Yet, they said that the dangers presented by immigrants and Muslims, and a nagging fear that the culture was changing in ways they didn't care for, was the most important issue to them. But they weren't racist, they told Shereen. And they said that they never thought about race — that America didn't have any problems with race. That was, until Obama came along and started making everything about race.
That last bit, to me, seemed impossible to believe. But Whitney Dow, the creator of The Whiteness Project, told us right before the election that he wasn't surprised at all to hear someone say that.
"[When] these guys said, 'Well, I never think about race, but now, every time I look up and see the president, I have to think about race,' it's a reminder about this tension [between] how you see yourself and what you know yourself to be," Dow told us. He'd said he'd felt some of the same disorientation whenever he got a Christmas card with the First Family's picture on it.
The family in the White House had always looked like people Ray and Arlene might ostensibly know. Now that they didn't, the whole thing caused folks like them a lot of disquiet, which they had a hard time articulating.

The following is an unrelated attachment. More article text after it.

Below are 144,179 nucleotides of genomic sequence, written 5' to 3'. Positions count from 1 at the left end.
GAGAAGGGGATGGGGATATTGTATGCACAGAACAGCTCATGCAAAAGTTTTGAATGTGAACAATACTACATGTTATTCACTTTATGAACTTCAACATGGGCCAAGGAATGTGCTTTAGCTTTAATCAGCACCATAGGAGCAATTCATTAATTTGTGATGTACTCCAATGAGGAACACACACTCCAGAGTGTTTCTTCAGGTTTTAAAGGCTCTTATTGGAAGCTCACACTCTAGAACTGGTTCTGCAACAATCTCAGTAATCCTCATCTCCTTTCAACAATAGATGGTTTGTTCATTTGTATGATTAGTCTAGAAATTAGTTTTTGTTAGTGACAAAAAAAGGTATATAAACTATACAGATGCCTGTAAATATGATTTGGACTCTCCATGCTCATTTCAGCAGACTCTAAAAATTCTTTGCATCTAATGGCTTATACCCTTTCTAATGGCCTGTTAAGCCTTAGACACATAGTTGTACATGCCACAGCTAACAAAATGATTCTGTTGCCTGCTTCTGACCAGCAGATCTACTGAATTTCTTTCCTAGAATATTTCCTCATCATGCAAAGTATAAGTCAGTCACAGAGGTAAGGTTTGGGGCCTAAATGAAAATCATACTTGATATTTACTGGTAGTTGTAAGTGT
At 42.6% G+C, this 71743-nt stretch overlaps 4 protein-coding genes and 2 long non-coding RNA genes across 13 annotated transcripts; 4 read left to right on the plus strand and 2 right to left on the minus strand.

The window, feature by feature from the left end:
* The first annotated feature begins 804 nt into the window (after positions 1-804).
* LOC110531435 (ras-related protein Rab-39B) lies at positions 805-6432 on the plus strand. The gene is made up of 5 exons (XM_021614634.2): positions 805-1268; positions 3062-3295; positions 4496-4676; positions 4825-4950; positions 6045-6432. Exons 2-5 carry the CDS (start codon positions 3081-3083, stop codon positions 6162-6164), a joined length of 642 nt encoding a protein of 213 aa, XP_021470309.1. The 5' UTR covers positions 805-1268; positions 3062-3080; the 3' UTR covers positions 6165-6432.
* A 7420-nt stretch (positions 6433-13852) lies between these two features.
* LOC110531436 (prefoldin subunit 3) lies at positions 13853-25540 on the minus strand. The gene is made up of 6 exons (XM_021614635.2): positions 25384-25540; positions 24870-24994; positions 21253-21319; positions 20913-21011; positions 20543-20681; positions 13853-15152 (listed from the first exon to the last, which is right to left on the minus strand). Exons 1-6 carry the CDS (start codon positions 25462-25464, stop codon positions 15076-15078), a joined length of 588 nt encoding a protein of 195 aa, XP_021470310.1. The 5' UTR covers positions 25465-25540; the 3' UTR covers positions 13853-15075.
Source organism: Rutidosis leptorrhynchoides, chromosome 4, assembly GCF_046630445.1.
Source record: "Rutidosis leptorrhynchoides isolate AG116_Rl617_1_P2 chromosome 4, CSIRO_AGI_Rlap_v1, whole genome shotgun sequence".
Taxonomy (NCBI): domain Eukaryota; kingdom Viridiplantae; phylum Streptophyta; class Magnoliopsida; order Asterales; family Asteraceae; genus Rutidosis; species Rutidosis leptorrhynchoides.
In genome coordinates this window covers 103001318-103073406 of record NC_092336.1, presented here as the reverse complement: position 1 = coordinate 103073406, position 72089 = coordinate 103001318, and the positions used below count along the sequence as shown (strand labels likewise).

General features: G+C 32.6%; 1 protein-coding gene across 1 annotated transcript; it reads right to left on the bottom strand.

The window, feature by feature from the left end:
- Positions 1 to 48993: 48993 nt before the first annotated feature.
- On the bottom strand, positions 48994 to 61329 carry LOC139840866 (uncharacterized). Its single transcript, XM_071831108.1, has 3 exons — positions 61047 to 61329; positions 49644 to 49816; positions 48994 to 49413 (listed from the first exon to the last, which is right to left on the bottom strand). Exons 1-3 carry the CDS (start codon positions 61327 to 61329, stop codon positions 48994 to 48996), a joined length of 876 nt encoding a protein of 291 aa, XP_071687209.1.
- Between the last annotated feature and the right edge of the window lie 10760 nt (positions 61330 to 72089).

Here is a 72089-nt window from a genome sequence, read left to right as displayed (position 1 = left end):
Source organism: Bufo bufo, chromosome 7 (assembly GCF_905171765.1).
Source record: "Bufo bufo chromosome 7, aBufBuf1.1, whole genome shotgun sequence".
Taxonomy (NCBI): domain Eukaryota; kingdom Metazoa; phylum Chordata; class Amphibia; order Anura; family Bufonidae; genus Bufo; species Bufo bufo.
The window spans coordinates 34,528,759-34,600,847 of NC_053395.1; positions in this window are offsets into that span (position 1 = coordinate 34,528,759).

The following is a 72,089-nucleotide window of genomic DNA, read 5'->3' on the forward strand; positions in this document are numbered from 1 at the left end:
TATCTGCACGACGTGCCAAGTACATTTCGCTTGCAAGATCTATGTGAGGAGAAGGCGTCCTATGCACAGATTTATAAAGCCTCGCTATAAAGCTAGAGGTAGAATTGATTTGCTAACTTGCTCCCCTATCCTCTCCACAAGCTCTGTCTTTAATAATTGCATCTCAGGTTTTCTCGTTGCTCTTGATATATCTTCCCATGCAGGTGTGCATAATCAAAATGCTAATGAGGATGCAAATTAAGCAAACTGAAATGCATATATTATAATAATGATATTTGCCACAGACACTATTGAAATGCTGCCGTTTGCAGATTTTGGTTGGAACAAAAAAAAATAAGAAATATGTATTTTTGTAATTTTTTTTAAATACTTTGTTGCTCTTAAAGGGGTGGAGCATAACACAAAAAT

That discomfort wasn't always so apparent. Obama was massively popular when he was sworn in in 2009; Americans, even those who didn't vote for him, seemed to be feeling good about the historic presidency — and, for some, good about themselves for feeling good about it.
But there came a moment just a few months into his first term when the notion of a black man as president became real. That's when Obama waded into a minor controversy around an ugly encounter between a noted Harvard historian (and, importantly, a black guy) and a local police officer, who was white.